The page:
An introduction to homogenization.

*(English)*Zbl 0939.35001
Oxford Lecture Series in Mathematics and its Applications. 17. Oxford: Oxford University Press. ix, 262 p. (1999).

The authors write the present book by an excellent clearness and, at the same time, by mathematical accuracy. The purpose of the book is to provide detailed proofs and tools adapted to graduate courses. It gives a background of homogenization theory to students and also to researchers – in mathematics as well as in engineering, mechanics, or physics – who are interested in a mathematical introduction to the field.

Homogenization theory established the macroscopic behaviour of a system which is “microscopically” heterogeneous, in order to describe some characteristics of the heterogeneous medium. The heterogeneous material, by a limit process, is replaced by a homogeneous fictitious one (the homogenized “material”), whose global (or overall) characteristics are a good approximation of the initial ones. From the mathematical point of view, this means mainly that the solutions of a boundary value problem, depending of a small parameter, converge to the solution of a limit boundary value problem which is explicitly described.

The book starts with a presentation of the variational approach of partial differential equations (PDEs), which is the natural framework for homogenization theory. The authors focus their attention on the periodic homogenization of linear partial differential equations, which is a realistic assumption for a large class of applications. The multiple-scale method is described, and the two-scale convergence method is introduced. The method of oscillating test functions is also considered, and some important related results, as for instance the convergence of energies and the existence of correctors, are presented. Some chapters are devoted to the homogenization of the linearized system of elasticity, the heat equation and the wave equations. The book is concluded with an overview of some general approach to the study of the nonperiodic case.

Homogenization theory established the macroscopic behaviour of a system which is “microscopically” heterogeneous, in order to describe some characteristics of the heterogeneous medium. The heterogeneous material, by a limit process, is replaced by a homogeneous fictitious one (the homogenized “material”), whose global (or overall) characteristics are a good approximation of the initial ones. From the mathematical point of view, this means mainly that the solutions of a boundary value problem, depending of a small parameter, converge to the solution of a limit boundary value problem which is explicitly described.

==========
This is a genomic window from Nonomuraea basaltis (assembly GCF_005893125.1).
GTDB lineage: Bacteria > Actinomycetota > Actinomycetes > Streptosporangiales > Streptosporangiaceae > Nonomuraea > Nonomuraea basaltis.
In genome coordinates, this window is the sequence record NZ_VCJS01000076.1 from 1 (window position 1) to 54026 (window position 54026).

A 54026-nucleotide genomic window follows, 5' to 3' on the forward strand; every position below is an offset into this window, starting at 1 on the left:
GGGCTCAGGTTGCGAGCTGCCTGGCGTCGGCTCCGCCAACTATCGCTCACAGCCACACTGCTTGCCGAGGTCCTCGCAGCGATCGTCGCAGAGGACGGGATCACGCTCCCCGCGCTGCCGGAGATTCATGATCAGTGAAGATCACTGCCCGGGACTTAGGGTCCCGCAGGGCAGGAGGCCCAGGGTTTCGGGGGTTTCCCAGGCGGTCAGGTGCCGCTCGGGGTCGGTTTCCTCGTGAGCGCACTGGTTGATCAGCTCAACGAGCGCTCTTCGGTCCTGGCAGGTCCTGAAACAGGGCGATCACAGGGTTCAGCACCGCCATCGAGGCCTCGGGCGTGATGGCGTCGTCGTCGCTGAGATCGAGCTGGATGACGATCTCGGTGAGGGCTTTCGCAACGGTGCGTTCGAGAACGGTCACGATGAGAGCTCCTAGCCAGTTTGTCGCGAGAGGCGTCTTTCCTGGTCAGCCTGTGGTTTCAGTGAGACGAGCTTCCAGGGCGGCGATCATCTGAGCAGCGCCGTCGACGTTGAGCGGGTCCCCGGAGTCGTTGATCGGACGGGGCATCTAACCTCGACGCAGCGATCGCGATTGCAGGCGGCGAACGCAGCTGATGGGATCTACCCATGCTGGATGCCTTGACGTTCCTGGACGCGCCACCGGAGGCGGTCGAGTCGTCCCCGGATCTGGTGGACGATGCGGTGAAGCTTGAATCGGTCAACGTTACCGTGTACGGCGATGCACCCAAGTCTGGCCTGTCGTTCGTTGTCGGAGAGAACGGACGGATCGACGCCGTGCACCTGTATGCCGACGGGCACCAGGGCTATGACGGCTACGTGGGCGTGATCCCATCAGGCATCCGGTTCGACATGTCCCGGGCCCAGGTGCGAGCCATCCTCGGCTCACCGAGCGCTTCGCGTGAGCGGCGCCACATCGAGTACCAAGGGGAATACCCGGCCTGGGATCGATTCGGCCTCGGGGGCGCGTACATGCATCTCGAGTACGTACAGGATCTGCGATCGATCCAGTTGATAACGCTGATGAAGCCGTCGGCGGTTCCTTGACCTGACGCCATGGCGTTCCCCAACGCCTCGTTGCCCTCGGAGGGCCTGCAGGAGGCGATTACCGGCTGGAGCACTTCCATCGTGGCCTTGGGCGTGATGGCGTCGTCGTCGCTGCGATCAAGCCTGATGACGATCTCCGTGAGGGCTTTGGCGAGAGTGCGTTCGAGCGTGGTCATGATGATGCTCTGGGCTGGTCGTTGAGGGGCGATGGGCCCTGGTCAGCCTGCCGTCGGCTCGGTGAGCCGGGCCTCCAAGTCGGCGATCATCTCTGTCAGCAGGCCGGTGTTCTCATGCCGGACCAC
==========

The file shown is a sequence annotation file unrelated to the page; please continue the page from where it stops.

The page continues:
The book starts with a presentation of the variational approach of partial differential equations (PDEs), which is the natural framework for homogenization theory. The authors focus their attention on the periodic homogenization of linear partial differential equations, which is a realistic assumption for a large class of applications. The multiple-scale method is described, and the two-scale convergence method is introduced. The method of oscillating test functions is also considered, and some important related results, as for instance the convergence of energies and the existence of correctors, are presented. Some chapters are devoted to the homogenization of the linearized system of elasticity, the heat equation and the wave equations. The book is concluded with an overview of some general approach to the study of the nonperiodic case.

Reviewer: M.Codegone (Torino)

##### MSC:

35-01 | Introductory exposition (textbooks, tutorial papers, etc.) pertaining to partial differential equations |

35-02 | Research exposition (monographs, survey articles) pertaining to partial differential equations |

74Q05 | Homogenization in equilibrium problems of solid mechanics |

74Q10 | Homogenization and oscillations in dynamical problems of solid mechanics |

35B37 | PDE in connection with control problems (MSC2000) |